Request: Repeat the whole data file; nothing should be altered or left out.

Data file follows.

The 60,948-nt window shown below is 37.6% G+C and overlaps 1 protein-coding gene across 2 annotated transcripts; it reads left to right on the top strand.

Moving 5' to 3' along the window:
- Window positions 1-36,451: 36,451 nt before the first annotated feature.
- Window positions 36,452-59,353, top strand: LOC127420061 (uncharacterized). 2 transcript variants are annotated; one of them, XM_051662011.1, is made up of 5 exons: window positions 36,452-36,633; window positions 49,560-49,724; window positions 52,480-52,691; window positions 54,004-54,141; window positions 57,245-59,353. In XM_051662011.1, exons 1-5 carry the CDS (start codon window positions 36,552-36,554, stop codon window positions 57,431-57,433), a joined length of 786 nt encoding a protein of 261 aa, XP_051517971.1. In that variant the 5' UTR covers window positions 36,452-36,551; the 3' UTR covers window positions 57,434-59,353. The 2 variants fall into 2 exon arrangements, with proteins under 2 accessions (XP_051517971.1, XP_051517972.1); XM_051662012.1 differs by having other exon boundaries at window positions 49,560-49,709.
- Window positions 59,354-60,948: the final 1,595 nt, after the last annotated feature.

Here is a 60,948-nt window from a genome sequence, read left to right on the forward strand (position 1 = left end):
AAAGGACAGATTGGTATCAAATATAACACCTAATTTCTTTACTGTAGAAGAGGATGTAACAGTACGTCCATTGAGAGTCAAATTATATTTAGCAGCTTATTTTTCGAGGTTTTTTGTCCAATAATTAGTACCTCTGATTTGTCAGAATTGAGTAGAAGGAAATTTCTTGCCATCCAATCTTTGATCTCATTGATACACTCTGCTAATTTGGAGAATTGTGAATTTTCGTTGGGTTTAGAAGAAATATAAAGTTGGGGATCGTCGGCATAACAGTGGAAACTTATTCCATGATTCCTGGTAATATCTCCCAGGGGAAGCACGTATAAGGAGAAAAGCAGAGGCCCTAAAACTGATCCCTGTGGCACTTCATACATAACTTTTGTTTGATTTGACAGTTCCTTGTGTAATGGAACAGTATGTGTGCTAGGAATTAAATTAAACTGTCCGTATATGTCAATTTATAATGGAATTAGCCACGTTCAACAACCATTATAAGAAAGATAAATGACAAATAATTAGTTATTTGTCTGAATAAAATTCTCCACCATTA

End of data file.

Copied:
The 60,948-nt window shown below is 37.6% G+C and overlaps 1 protein-coding gene across 2 annotated transcripts; it reads left to right on the top strand.

Moving 5' to 3' along the window:
- Window positions 1-36,451: 36,451 nt before the first annotated feature.
- Window positions 36,452-59,353, top strand: LOC127420061 (uncharacterized). 2 transcript variants are annotated; one of them, XM_051662011.1, is made up of 5 exons: window positions 36,452-36,633; window positions 49,560-49,724; window positions 52,480-52,691; window positions 54,004-54,141; window positions 57,245-59,353. In XM_051662011.1, exons 1-5 carry the CDS (start codon window positions 36,552-36,554, stop codon window positions 57,431-57,433), a joined length of 786 nt encoding a protein of 261 aa, XP_051517971.1. In that variant the 5' UTR covers window positions 36,452-36,551; the 3' UTR covers window positions 57,434-59,353. The 2 variants fall into 2 exon arrangements, with proteins under 2 accessions (XP_051517971.1, XP_051517972.1); XM_051662012.1 differs by having other exon boundaries at window positions 49,560-49,709.
- Window positions 59,354-60,948: the final 1,595 nt, after the last annotated feature.

Here is a 60,948-nt window from a genome sequence, read left to right on the forward strand (position 1 = left end):
AAAGGACAGATTGGTATCAAATATAACACCTAATTTCTTTACTGTAGAAGAGGATGTAACAGTACGTCCATTGAGAGTCAAATTATATTTAGCAGCTTATTTTTCGAGGTTTTTTGTCCAATAATTAGTACCTCTGATTTGTCAGAATTGAGTAGAAGGAAATTTCTTGCCATCCAATCTTTGATCTCATTGATACACTCTGCTAATTTGGAGAATTGTGAATTTTCGTTGGGTTTAGAAGAAATATAAAGTTGGGGATCGTCGGCATAACAGTGGAAACTTATTCCATGATTCCTGGTAATATCTCCCAGGGGAAGCACGTATAAGGAGAAAAGCAGAGGCCCTAAAACTGATCCCTGTGGCACTTCATACATAACTTTTGTTTGATTTGACAGTTCCTTGTGTAATGGAACAGTATGTGTGCTAGGAATTAAATTAAACTGTCCGTATATGTCAATTTATAATGGAATTAGCCACGTTCAACAACCATTATAAGAAAGATAAATGACAAATAATTAGTTATTTGTCTGAATAAAATTCTCCACCATTA